CHURCHES throughout the region are being urged to take the lead in becoming greener and tackling climate change.
The Diocese of Lichfield is an area with a population of over two million which includes Staffordshire and Stoke-on-Trent, the Black Country and most of Shropshire. It is home to almost 600 Anglican churches in over 420 parishes.
At Diocesan Synod on Saturday, a new Diocesan Environmental Policy and Action Plan were unveiled and a motion passed asking all deaneries (areas in which parishes are grouped locally) to recommend to their parishes that they register for Eco Church.
Eco Church is an award scheme from national charity A Rocha UK which recognises and supports churches who are working to become more environmentally friendly. This could include taking steps like switching to a green energy company, installing LED lighting, using Fairtrade for tea and coffee supplies or reflecting themes of creation care in sermons and worship. Churches build up points by taking these steps, leading to awards at a bronze, silver and gold level and a plaque from A Rocha.
The motion was presented by the Bishop of Wolverhampton, the Rt Revd Clive Gregory. “So often the care of creation has seemed a marginal preoccupation within the life of the Church. I hope and pray that that is now changing, with our hearts and minds focussed by the looming environmental catastrophe which is yet within our power to avert,” he said.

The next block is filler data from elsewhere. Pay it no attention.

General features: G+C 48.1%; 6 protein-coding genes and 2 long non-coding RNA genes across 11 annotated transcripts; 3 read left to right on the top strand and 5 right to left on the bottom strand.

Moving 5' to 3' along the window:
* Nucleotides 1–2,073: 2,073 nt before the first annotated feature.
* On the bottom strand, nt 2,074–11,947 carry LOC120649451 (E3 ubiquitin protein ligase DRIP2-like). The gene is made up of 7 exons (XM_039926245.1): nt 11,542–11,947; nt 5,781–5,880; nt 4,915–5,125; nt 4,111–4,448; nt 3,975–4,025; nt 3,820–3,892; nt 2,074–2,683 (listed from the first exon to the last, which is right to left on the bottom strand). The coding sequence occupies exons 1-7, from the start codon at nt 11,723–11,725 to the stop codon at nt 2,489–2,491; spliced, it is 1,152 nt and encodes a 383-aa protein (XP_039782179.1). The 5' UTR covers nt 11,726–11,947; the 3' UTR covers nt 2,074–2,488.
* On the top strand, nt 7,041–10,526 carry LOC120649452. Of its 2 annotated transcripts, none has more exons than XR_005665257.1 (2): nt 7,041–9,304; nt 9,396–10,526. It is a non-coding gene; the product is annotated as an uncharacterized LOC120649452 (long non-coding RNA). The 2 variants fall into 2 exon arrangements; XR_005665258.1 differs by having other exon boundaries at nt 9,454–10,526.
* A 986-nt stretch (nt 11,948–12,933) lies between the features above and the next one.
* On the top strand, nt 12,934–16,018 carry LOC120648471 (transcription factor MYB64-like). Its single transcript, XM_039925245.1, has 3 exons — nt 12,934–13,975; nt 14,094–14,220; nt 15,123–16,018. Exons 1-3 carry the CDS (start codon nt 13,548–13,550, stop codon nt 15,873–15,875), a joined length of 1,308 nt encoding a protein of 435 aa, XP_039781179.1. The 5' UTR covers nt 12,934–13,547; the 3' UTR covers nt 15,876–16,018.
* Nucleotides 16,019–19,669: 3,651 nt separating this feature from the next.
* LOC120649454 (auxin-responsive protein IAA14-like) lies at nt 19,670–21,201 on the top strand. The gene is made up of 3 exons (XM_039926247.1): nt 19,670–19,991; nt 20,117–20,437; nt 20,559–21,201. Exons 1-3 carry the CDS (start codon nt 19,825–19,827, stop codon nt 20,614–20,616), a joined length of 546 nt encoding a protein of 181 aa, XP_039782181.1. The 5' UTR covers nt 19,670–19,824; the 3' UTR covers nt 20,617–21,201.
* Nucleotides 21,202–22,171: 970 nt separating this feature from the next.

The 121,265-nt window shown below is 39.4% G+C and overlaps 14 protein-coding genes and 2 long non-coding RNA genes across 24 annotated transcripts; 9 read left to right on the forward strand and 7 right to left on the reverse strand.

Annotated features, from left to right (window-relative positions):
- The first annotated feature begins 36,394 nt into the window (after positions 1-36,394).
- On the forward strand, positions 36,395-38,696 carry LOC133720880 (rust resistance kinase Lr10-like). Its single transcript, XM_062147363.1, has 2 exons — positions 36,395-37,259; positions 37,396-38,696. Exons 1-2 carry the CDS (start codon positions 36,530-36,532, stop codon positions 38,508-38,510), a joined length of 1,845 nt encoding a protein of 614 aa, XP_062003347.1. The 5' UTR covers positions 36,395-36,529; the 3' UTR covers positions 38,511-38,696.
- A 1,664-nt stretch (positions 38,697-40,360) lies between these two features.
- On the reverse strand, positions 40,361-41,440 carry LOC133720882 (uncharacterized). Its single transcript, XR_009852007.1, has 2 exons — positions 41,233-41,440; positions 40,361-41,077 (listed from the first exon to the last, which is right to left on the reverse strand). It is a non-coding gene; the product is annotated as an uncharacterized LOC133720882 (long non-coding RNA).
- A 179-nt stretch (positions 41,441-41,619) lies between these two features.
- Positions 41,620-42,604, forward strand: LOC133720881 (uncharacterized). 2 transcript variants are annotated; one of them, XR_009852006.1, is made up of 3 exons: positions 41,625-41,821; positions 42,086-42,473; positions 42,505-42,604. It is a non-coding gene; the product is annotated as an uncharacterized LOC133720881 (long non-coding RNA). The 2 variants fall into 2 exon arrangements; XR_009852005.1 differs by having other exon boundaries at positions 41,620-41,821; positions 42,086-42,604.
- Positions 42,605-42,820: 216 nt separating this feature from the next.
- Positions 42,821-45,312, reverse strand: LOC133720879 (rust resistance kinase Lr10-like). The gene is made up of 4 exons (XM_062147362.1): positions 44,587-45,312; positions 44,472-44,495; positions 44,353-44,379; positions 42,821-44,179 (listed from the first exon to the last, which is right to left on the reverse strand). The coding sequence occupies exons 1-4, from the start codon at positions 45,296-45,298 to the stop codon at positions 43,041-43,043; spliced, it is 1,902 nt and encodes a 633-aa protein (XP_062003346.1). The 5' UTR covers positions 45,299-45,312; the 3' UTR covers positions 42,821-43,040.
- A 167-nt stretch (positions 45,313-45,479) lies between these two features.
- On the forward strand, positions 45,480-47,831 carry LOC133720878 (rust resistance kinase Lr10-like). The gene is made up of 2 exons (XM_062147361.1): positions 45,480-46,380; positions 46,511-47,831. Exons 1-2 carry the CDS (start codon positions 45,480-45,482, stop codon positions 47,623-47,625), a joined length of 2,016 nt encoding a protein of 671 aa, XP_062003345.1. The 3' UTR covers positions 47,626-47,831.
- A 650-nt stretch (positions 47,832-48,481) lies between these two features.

“If everyone on the planet was to enjoy the same standard of living as we do, we would need two and a half planet earths to provide the resources necessary. And yet it is equally true that there is more than enough provision within God’s creation for all to be fed and sheltered and for none to live in poverty, if only we were better stewards of God’s good creation, and if only we could live as simply and thankfully as Jesus.”
David Primrose, Director of the Diocese’s Transforming Communities department, said churches could play a leading role in change. “The everyday choices, habits, actions and decisions that we make as Christians, and as churches, have far-reaching impacts on others in our world. We want to celebrate the many ways in which churches and individual Christians across the Diocese are already living out these principles – and encourage parishes to take part by registering for Eco Church.
“Our Diocesan vision includes a prayer that we become a church ‘that partners with others in seeking the common good, working for justice as people of hope.’ As we grow deeper in our love for Jesus, we learn to love our neighbour – this applies to the whole of creation as much as our human neighbour.”
Saturday’s meeting also marked the retirement of John Polhill as Diocesan Environmental Officer and the appointment of the Revd Richard Clarkson in the role.
The Bishop of Lichfield, the Rt Revd Dr Michael Ipgrave paid tribute to John: “John’s energy, wisdom and common sense have been a great inspiration and encouragement to me and to many, many others around the diocese, and his work on issues of church heating, in particular, have been recognised nationally.”
Richard said: “As Christians, our response to climate change should come not from a sense of impending disaster, but a hopeful rediscovery of our role as stewards of God’s good creation. Our new Diocesan Environmental Policy, and particularly the encouragement for parishes to sign up to Eco Church, gives us practical tools to help individuals, parishes, and the whole diocese to tread more lightly on the earth as we share the hope that we have in Jesus.”
The Diocese as a whole is also working towards accreditation as an EcoDiocese under A Rocha UK. The new policy and action plan include practical ways the Diocese will become more environmentally sustainable as it aims to halve its carbon footprint by 2030.